Singing update

October 7, 2010 Leave a comment
Categories: Teaching Tags: ,

Finding my place

September 22, 2010 Leave a comment

I still don’t feel in control in my lesson planning.  Transitioning from a fully independent, 4-week unit approach to a team-planned week-at-a-time approach has been very hard on me.  In math, especially, I feel out of step with my team and with the specialists.  I want to start out much slower, emphasizing number sense, problem solving, and understanding.  The team values these goals too, but our planning tends to bypass hard conversations in favor of daily activity planning.  To me, the end result feels random – a collection of things to do rather than a careful building of mathematical understanding.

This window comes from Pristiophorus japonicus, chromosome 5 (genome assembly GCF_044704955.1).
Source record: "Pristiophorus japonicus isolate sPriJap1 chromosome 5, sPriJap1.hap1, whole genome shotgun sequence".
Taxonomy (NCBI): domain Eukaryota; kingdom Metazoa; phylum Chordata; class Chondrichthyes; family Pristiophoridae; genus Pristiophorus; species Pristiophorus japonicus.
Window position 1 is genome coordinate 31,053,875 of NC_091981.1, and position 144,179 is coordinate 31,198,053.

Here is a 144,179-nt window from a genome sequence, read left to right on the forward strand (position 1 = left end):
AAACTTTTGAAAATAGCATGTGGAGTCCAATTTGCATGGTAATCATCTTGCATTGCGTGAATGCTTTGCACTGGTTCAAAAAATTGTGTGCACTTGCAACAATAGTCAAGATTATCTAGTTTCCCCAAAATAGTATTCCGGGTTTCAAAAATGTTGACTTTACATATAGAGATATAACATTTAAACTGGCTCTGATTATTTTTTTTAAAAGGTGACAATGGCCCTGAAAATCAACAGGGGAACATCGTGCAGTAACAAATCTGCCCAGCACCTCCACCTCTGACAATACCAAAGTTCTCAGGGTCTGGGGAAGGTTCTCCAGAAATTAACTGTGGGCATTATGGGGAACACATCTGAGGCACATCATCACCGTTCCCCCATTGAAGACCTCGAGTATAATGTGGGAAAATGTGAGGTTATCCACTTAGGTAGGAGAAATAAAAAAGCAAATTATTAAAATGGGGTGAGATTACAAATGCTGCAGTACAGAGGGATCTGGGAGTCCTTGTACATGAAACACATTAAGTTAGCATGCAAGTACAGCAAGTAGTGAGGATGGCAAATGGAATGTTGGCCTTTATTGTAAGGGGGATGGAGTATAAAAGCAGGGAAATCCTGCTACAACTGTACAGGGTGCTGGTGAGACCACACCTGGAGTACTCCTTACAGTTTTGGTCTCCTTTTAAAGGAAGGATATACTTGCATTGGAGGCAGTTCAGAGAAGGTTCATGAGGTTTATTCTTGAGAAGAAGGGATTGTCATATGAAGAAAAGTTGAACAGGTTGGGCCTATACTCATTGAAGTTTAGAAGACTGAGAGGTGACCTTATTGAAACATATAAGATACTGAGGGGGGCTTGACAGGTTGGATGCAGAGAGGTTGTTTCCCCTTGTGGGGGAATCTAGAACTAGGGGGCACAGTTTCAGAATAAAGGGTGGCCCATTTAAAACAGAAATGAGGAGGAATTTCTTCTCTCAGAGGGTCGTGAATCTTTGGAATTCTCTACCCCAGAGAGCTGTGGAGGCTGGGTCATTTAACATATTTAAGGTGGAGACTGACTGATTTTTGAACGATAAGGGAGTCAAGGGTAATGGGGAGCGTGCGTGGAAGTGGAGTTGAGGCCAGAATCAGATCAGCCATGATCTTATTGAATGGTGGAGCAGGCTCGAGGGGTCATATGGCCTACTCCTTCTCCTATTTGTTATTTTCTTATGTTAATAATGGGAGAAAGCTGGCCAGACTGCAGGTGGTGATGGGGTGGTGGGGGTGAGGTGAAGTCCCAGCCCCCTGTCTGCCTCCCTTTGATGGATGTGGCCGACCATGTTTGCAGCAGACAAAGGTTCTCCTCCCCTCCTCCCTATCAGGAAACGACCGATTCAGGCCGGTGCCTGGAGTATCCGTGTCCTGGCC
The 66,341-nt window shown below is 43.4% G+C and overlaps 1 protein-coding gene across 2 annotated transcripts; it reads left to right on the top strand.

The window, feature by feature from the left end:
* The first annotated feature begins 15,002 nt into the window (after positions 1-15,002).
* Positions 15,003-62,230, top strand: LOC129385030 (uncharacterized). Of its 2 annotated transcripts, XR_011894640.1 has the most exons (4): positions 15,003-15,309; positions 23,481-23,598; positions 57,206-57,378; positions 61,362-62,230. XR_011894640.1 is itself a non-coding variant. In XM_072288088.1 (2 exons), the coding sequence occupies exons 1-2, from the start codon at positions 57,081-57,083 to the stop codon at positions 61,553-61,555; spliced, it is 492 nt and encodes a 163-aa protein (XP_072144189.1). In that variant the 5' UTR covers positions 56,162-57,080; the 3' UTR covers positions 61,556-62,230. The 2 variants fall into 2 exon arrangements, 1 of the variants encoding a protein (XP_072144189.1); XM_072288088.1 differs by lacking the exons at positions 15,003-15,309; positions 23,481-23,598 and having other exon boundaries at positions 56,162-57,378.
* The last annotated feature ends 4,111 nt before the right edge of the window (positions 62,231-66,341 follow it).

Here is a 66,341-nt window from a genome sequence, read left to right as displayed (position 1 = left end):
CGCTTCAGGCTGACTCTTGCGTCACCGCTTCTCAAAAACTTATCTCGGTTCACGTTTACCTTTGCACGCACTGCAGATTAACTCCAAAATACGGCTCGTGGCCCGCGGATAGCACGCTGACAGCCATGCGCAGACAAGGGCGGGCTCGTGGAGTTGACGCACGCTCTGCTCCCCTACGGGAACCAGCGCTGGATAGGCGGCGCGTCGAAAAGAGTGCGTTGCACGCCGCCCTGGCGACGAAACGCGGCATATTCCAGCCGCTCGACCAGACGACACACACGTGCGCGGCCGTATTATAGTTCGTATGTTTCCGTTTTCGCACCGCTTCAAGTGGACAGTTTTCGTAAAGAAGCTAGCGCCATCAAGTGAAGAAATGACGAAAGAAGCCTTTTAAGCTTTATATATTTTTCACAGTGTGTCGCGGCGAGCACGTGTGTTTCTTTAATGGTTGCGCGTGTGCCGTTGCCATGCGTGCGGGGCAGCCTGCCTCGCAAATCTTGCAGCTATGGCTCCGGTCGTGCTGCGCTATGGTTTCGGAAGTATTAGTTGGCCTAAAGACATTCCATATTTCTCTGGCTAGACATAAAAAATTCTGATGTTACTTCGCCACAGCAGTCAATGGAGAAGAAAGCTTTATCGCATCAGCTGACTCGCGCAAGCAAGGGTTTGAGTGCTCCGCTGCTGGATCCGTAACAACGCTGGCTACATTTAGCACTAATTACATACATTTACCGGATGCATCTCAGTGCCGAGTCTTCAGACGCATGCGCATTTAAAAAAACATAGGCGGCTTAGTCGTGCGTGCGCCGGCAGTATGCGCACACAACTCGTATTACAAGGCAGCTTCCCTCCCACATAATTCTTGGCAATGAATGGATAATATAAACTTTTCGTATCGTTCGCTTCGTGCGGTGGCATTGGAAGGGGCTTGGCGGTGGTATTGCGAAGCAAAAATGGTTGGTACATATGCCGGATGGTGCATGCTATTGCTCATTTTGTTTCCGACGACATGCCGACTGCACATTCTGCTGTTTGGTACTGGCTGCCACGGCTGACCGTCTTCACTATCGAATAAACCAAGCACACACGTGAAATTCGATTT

Oddly, I started out writing this post because I was feeling better about our math planning.  In today’s meeting I brought some ideas to the table, pushed for us to focus on foundational skills, and got at least one co-worker on board with my thinking.  At this point, I’d say I’m still feeling a little lost and out of control, but I also feel like I can find ways to carve out space for my own math curriculum within my classroom.  If I want to use ten-frames and I can find the time, no one’s going to try to stop me.  If I’m being really ambitious, I think my next step would be to plan out my idea of how the next several weeks should run, propose these ideas in our meetings, and implement as many of them as I have time for.  It’s a little exhausting to think about doing that much independent planning on top of the school day and my freelance work, but I think it would make me feel more confident and competent.  Teaching math was one of the highlights of my student teaching experience and I’d like to get back the feeling that I can really teach kids to think and to have fun with math.